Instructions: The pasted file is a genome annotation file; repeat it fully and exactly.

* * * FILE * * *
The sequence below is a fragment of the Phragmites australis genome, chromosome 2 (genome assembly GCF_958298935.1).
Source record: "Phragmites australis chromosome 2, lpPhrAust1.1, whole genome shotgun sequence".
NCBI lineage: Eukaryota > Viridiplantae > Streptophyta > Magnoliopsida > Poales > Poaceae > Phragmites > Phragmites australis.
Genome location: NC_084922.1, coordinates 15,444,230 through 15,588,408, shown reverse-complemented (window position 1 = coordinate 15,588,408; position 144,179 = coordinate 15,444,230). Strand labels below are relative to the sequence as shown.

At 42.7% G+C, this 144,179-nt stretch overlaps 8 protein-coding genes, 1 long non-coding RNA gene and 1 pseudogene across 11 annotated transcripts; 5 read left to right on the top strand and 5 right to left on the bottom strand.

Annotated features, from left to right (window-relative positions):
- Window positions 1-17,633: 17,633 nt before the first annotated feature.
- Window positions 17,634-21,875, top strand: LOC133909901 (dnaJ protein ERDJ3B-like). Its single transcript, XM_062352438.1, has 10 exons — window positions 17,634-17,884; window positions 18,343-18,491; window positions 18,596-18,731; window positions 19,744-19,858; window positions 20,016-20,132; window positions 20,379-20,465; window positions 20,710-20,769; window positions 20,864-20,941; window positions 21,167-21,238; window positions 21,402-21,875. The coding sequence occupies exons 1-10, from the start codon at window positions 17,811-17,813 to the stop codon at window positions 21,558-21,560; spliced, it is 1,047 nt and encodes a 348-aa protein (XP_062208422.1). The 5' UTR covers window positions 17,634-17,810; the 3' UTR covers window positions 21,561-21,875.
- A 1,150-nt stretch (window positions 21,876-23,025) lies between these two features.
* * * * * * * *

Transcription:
The sequence below is a fragment of the Phragmites australis genome, chromosome 2 (genome assembly GCF_958298935.1).
Source record: "Phragmites australis chromosome 2, lpPhrAust1.1, whole genome shotgun sequence".
NCBI lineage: Eukaryota > Viridiplantae > Streptophyta > Magnoliopsida > Poales > Poaceae > Phragmites > Phragmites australis.
Genome location: NC_084922.1, coordinates 15,444,230 through 15,588,408, shown reverse-complemented (window position 1 = coordinate 15,588,408; position 144,179 = coordinate 15,444,230). Strand labels below are relative to the sequence as shown.

At 42.7% G+C, this 144,179-nt stretch overlaps 8 protein-coding genes, 1 long non-coding RNA gene and 1 pseudogene across 11 annotated transcripts; 5 read left to right on the top strand and 5 right to left on the bottom strand.

Annotated features, from left to right (window-relative positions):
- Window positions 1-17,633: 17,633 nt before the first annotated feature.
- Window positions 17,634-21,875, top strand: LOC133909901 (dnaJ protein ERDJ3B-like). Its single transcript, XM_062352438.1, has 10 exons — window positions 17,634-17,884; window positions 18,343-18,491; window positions 18,596-18,731; window positions 19,744-19,858; window positions 20,016-20,132; window positions 20,379-20,465; window positions 20,710-20,769; window positions 20,864-20,941; window positions 21,167-21,238; window positions 21,402-21,875. The coding sequence occupies exons 1-10, from the start codon at window positions 17,811-17,813 to the stop codon at window positions 21,558-21,560; spliced, it is 1,047 nt and encodes a 348-aa protein (XP_062208422.1). The 5' UTR covers window positions 17,634-17,810; the 3' UTR covers window positions 21,561-21,875.
- A 1,150-nt stretch (window positions 21,876-23,025) lies between these two features.